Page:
Allow headers carry request methods that a user agent or proxy understands or is willing to accept. In SER, request methods are codified into a 32-bit integer, each of its bits signals a different kind of header. The Allow header is codified copying that integer into the payload of the header. Codification of Content-Disposition headers

The content-disposition is encoded within 2 bytes: the first is a header-start based pointer to where the content-disposition value starts, and the second is its length. If there are parameters present, each of them uses 1 byte pointing to where the parameter name starts, and 1 byte pointing to where the parameter value starts. From these two values, the parameter name and value lengths can be inferred. Codification of Content-Length header

The content length header is codified as a 4-byte unsigned integer, in network byte order. Codification of Cseq header

The Cseq header is codified using 9 bytes. The first one is a number corresponding to the internal value that SER assigns to that request method (the method ID). The following 4 bytes are an unsigned 32-bit integer according to the Cseq number. The next two bytes are the header based pointer to the beginning of the Cseq number and its length, and two more bytes pointing to the beginning of the method name and its length. Codification of Expires header

The expires header is composed of 6 bytes. The first four bytes are an unsigned 32-bit integer with the parsed value of the header (which is the number of seconds before a request expires). Then follows 1 byte pointing to the beginning of the header value (the expires value as a string) and a byte giving the length of the value. Codification of a SIP message The general message information section

In SER, not only the headers are parsed with a high degree of optimization, but also the first line is. So for the SEAS protocol to realize this improvement, a codification for the first line of every SIP messages has also been defined.

The first two bytes of the codification are a 2-byte unsigned integer. If its value is equal or greater than 100, then this is a response, and the integer represents its status code. If its value is smaller than 100, then it is a request, and the integer represents the method of the request being transported.

Figure 2-11. SEAS codification of a SIP First Line

The next two bytes are an unsigned integer which is a pointer to where the actual SIP message starts, beginning from the start of the codified payload.

The next two bytes are also an unsigned integer giving the SIP message length.

The next bytes differ on the meaning depending on whether the message is a SIP Request or Response.

In case it is a Request:

The next two bytes, are a SIP-message-start based pointer to where the method begins, and the method length.

The next two bytes, are a SIP-message-start based pointer to where the Request URI begins, and the request URI length.

The next two bytes, are a SIP-message-start based pointer to where the version identifier begins, and the version identifier length.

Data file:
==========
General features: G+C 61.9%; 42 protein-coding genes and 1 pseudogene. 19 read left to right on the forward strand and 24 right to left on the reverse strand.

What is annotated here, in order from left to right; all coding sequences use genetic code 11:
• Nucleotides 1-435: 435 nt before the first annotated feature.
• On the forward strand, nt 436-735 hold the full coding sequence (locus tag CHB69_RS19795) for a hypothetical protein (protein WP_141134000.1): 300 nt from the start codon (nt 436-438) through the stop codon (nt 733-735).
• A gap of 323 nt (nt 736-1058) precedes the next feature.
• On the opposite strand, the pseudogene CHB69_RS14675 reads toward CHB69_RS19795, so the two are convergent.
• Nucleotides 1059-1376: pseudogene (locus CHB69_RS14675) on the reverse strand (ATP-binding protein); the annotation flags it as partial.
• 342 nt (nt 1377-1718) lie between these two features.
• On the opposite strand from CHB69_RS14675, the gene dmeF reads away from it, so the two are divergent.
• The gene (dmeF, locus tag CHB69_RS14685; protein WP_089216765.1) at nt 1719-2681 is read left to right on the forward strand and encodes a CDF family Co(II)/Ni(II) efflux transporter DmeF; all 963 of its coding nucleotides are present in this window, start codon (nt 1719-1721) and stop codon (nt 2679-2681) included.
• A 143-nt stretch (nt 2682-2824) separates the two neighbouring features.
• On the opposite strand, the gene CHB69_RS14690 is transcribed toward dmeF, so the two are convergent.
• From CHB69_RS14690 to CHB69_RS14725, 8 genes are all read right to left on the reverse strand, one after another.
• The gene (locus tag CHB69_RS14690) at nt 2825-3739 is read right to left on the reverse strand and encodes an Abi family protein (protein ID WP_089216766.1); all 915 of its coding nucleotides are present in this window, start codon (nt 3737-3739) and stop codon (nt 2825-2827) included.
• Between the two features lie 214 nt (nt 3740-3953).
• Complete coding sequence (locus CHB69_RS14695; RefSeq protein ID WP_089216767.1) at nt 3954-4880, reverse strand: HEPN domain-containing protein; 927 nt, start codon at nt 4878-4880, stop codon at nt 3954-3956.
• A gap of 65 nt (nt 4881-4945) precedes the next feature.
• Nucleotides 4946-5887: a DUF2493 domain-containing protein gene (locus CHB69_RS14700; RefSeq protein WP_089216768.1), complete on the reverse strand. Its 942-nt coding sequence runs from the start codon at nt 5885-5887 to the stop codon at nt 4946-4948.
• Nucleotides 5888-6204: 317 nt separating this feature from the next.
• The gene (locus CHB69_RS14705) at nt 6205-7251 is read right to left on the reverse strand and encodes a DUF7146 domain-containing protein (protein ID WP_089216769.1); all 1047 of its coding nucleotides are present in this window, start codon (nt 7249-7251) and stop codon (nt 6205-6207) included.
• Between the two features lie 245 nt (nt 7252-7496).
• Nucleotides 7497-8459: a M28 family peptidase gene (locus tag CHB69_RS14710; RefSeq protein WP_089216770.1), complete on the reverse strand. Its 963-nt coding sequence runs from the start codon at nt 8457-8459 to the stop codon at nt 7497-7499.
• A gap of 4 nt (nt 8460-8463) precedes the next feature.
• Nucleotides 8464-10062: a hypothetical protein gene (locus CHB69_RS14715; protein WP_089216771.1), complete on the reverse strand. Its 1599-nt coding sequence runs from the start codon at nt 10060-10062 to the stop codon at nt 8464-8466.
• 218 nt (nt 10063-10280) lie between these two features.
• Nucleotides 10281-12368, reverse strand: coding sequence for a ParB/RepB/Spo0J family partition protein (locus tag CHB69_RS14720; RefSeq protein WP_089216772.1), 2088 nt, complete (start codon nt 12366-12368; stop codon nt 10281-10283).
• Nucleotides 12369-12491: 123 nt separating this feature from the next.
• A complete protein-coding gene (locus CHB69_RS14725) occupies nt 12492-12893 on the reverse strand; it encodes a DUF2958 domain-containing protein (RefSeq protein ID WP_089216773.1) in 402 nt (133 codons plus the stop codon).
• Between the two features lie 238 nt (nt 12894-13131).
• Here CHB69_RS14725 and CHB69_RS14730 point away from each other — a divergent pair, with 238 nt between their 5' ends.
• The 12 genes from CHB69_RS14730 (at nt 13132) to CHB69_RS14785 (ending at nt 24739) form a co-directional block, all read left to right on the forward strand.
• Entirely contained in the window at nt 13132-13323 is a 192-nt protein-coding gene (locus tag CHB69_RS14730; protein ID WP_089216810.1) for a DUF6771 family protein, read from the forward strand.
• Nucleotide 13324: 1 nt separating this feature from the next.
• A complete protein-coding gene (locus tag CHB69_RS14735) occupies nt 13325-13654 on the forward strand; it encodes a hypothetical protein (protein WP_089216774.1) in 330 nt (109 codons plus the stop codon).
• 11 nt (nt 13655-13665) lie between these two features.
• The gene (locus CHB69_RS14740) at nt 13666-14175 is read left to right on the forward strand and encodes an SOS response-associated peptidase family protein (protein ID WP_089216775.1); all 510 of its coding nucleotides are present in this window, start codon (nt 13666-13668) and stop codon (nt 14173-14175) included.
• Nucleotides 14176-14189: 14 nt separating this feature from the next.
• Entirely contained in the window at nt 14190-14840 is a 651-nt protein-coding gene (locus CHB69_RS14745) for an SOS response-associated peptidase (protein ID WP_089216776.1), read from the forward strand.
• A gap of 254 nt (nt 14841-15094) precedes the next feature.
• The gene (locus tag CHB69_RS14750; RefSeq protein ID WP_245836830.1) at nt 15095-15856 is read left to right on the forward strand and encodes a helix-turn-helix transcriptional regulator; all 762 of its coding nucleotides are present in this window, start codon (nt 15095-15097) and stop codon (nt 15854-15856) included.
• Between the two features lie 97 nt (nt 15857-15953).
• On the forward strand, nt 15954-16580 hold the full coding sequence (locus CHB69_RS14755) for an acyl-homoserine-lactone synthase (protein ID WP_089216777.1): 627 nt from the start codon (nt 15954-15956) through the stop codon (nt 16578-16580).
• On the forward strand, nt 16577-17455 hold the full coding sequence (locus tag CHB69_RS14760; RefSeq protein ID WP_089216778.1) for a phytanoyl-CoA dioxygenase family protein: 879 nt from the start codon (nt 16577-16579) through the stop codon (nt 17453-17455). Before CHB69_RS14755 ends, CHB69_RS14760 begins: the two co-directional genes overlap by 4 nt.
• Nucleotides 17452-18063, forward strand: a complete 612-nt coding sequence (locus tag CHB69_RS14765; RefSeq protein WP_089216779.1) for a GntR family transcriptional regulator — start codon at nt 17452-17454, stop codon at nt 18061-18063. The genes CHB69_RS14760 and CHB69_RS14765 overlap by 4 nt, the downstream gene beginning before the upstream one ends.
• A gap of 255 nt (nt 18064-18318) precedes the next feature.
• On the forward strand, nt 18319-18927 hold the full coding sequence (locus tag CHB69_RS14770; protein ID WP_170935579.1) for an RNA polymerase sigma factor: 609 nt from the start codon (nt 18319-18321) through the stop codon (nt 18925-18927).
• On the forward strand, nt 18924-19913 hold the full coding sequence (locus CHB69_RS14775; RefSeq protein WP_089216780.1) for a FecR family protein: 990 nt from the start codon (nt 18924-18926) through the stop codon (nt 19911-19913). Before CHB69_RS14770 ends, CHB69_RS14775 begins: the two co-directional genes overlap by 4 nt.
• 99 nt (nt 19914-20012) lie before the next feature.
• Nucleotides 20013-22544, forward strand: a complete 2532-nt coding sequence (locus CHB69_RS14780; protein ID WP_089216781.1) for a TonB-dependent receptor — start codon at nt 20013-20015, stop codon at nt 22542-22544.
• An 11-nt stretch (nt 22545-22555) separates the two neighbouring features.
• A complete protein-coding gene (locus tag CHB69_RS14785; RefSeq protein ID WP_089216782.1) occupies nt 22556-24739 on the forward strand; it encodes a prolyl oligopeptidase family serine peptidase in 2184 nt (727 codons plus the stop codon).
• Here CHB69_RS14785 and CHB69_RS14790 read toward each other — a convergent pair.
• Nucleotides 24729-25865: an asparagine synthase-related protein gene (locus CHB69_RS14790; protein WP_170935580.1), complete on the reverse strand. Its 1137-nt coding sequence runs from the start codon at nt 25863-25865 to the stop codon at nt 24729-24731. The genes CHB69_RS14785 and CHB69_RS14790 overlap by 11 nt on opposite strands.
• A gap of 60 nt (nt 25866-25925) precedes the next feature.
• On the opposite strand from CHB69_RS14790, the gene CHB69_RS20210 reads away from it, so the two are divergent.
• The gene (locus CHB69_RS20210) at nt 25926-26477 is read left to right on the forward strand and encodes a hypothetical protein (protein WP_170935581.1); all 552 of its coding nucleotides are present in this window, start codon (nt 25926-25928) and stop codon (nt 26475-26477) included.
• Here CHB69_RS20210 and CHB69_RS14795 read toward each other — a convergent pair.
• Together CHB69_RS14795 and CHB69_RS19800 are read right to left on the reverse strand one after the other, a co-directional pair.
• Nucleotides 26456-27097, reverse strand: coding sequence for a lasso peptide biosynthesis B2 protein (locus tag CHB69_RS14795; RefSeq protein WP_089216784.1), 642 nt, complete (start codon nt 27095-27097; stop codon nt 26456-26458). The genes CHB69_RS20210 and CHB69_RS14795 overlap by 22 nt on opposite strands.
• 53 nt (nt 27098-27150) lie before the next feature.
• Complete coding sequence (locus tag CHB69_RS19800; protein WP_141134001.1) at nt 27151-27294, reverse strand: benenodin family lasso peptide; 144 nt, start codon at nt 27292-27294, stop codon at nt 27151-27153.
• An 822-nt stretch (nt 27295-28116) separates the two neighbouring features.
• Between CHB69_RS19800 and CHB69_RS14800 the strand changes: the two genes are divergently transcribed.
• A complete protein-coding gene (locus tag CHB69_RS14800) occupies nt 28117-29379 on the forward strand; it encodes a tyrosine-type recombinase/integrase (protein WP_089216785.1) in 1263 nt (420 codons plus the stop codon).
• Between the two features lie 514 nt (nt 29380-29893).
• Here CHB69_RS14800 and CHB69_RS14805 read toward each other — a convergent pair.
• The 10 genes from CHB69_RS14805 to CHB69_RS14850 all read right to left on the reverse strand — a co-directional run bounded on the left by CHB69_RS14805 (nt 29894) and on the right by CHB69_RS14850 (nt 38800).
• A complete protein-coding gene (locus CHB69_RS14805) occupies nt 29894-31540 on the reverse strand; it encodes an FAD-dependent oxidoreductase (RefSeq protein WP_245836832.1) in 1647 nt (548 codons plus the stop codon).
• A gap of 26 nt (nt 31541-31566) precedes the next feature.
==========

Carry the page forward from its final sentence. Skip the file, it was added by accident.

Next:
In case it was a Response:

The next two bytes, are a SIP-message-start based pointer to where the response code begins, and the response code length.

The next two bytes, are a SIP-message-start based pointer to where the reason phrase begins, and the reason phrase length.

The next two bytes, are a SIP-message-start based pointer to where the version identifier begins, and the version identifier length.

In case the message is a SIP response, the following bytes correspond to the Request URI codification. The first byte is the length of the URI codification, followed by the URI code.

The last byte in this set, is the number of headers present in the SIP message. After this byte, goes a section, called the Message Headers Index, which gives quick access to each of the headers and their codifications present in the message. The headers index section

As it has been already discussed, the aim of SEAS project is to achieve as high a performance as possible. One of the techniques enabling high performance in text-based servers is the so called lazy parsing. To enable the laziest possible parsing at the Application Server endpoint, a mechanism has been used so that access to a requested SIP header can be delayed until the application requests it, and the access can be direct to that header, without parsing the former headers present in the SIP message. Recall that one of the performance drawbacks of the SIP protocol is that headers of any type can be spread all along the header section, not having the constraint of putting the most critical sip-specific headers at the beginning and ordered (which would be, in fact, very desirable).

For this to be possible, there is a section right after the beginning of the payload (the general message information section) which is a kind of hash table, giving quick access to the codes (as explained in the previous sections) of each of the headers present in the message.

This sort of hash table, is composed of triplets of bytes. The first byte of each three is a code indicating which kind of header it points to (whether it is a From, To, Call-ID, Route header, etc). Then follows a 2 byte network-byte-order integer that points to a section in the codified-header where the body of this header is more specifically described.